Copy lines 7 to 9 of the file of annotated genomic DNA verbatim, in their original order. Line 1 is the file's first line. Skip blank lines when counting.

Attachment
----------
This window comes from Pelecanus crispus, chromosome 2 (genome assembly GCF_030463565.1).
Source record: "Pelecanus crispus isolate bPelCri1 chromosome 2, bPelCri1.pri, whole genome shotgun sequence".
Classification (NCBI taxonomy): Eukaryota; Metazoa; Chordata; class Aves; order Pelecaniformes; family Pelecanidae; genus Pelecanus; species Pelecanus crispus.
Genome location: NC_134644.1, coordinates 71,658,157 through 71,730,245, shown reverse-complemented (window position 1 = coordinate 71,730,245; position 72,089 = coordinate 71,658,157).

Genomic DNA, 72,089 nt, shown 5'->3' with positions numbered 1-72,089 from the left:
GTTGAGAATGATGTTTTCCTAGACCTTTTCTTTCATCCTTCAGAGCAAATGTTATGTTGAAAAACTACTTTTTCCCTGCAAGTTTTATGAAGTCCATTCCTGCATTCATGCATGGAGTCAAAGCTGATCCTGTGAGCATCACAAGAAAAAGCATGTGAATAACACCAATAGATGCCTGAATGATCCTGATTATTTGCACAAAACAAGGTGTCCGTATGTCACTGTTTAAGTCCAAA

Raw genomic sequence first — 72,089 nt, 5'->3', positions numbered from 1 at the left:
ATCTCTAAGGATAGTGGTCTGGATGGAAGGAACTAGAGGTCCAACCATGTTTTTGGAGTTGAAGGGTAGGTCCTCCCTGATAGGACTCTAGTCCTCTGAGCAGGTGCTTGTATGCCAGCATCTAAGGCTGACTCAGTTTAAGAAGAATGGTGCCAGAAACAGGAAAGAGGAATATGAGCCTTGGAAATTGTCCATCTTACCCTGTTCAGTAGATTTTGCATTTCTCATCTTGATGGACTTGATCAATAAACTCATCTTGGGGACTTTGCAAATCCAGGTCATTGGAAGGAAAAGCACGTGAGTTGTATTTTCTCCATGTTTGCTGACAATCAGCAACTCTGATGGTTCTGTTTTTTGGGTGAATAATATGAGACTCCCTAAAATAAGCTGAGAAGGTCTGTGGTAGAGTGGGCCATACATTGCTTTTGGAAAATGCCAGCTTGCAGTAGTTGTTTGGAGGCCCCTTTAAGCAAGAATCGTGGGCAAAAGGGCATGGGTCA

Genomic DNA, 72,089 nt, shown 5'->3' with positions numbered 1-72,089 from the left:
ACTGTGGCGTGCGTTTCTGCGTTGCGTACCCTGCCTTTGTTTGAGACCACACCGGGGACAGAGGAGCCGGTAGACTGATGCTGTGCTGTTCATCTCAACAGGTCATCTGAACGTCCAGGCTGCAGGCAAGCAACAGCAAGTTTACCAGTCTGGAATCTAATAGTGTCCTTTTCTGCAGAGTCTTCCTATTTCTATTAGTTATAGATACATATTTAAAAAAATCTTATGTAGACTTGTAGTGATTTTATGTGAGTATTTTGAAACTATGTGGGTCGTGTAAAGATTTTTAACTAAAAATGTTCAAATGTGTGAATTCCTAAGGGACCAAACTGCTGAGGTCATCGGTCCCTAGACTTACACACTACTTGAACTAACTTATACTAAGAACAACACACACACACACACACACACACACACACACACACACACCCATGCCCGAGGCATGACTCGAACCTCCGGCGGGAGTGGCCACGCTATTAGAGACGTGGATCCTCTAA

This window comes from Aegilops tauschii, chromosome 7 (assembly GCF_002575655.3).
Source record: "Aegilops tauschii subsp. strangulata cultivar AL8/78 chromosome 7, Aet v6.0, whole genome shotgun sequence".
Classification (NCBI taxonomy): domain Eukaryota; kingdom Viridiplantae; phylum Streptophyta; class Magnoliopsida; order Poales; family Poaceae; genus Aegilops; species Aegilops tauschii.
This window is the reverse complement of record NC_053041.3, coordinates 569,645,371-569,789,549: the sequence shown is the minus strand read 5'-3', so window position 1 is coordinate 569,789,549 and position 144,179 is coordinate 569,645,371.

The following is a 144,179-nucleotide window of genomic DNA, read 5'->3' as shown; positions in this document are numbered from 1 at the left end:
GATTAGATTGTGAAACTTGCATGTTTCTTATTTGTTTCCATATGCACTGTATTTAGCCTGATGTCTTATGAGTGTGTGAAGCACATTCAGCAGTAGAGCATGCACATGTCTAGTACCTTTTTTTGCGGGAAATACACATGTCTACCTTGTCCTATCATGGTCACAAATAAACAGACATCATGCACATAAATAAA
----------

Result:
Raw genomic sequence first — 72,089 nt, 5'->3', positions numbered from 1 at the left:
ATCTCTAAGGATAGTGGTCTGGATGGAAGGAACTAGAGGTCCAACCATGTTTTTGGAGTTGAAGGGTAGGTCCTCCCTGATAGGACTCTAGTCCTCTGAGCAGGTGCTTGTATGCCAGCATCTAAGGCTGACTCAGTTTAAGAAGAATGGTGCCAGAAACAGGAAAGAGGAATATGAGCCTTGGAAATTGTCCATCTTACCCTGTTCAGTAGATTTTGCATTTCTCATCTTGATGGACTTGATCAATAAACTCATCTTGGGGACTTTGCAAATCCAGGTCATTGGAAGGAAAAGCACGTGAGTTGTATTTTCTCCATGTTTGCTGACAATCAGCAACTCTGATGGTTCTGTTTTTTGGGTGAATAATATGAGACTCCCTAAAATAAGCTGAGAAGGTCTGTGGTAGAGTGGGCCATACATTGCTTTTGGAAAATGCCAGCTTGCAGTAGTTGTTTGGAGGCCCCTTTAAGCAAGAATCGTGGGCAAAAGGGCATGGGTCA

Genomic DNA, 72,089 nt, shown 5'->3' with positions numbered 1-72,089 from the left: